Occasionally a project comes along that is more of a nod to my quilting abilities than my artistry. I don't actually make "quilts" all that often anymore. Most of my friends and family already have a bed-covering of my making and besides, my head and heart are generally elsewhere.
That said, Katherine has been hinting (in anvil, Katherine-like style) that she needs a bigger quilt for her bed, so I may have to regress at some point and make her one.
But I'm digressing. Again. I seem prone to that.
The quilt below was made in the early 1800s and is a form of redwork. It's in pretty hard shape, having been used by several generations, and I was contacted by its owner to help keep it from deteriorating any further and tidy it up a bit. They're not concerned with its monetary value, rather they want to keep it alive and in the family for generations to come (and apparently another generation is due to come this summer).
So my job is to change as little as possible of the front, reinforce (from inside) the panels that are tearing and attach a new binding and border over the old. They were also interested in whatever information I could give them about the quilt and its probable historical context.
It's not a big job, but it's one that I feel somewhat hesitant in doing, simply by virtue of the quilt being so old. Needless to say, I won't be using any fusibles or anything but cotton fabrics and threads. I managed to find a fairly good match to the original pink fabric. The quilt has faded variably and it's not realistic to try to match all of the different pinks. The owner knows this and is happy with the binding being the original colour, which you can see below.
The individual panels are of different animals. Below are a giraffe, sheep, elephant, cow camel and (possibly) a duck. The embroidery is in rough shape, but repairing it would be time consuming and destroy the story of the wear of the quilt. Making a replica of the piece might be an interesting project, should any of the family ever be interested.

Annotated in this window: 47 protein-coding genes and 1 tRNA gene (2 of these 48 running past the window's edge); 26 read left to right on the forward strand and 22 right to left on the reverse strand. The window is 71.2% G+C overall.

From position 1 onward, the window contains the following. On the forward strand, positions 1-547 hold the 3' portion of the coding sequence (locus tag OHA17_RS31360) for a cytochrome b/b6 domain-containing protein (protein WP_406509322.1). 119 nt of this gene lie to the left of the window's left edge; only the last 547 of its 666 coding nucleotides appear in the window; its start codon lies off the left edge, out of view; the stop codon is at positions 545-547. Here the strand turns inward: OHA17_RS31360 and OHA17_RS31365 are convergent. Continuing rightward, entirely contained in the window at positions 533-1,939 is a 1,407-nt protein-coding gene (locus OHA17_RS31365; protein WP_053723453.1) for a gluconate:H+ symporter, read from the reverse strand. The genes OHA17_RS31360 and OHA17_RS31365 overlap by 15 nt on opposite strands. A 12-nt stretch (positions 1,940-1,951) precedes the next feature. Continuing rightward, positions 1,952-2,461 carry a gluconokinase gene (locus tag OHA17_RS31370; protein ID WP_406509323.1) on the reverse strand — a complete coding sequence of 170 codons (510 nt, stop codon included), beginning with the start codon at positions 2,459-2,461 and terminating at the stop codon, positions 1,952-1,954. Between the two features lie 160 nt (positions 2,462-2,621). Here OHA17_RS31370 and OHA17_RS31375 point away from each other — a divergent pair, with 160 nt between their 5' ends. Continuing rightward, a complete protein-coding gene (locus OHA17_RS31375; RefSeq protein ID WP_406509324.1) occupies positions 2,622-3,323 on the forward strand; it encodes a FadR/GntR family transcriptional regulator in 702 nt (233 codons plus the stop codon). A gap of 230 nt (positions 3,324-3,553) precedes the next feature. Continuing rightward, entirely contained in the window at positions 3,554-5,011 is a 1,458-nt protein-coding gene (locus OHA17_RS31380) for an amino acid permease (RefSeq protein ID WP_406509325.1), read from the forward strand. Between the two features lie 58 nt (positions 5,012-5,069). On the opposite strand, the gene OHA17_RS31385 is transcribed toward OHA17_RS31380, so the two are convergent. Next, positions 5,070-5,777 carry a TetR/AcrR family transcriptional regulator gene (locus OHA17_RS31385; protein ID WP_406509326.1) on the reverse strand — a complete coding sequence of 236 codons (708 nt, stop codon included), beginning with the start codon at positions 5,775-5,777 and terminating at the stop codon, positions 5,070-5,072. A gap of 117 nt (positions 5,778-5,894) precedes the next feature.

The text in the centre panel reads:
then we kiss our baby
And hug it very tight,
And put it in its
And leave it for the
4 Comments Add yours
It must be rewarding to get you hands on and help preserve a piece of family history for future generations — especially a piece with such sentimental value.
I always admire the time and effort past generations seem to have invested in their projects. All too often we seem to let attention to detail, and the personal toches fall to the ways side.
It is rewarding, but also daunting. Weirdly enough, I felt acutely aware of the fact that I was not of the family that made the quilt while I worked on it. In something like that, whatever is changed or done to it contributes to the story of the piece, but I continuously had the feeling that I was an intruder. My basic premise therefore was to do as little as possible to change that story while making sure it’d still be around to be told.
It was a truly strange feeling. Almost voyeurism, truth to tell, as I saw aspects of that quilt that I’d guess its owner never looked at. Very odd.
And you’re right about attention to detail and personal investment. I think it has to do with too much societal emphasis attached to the monetary value of things. Some things simply *are* priceless….
What a thrill to see and touch something that has been in use by a family for so many years. All the best with restoring it for the new baby, i’m sure it won’t be easy.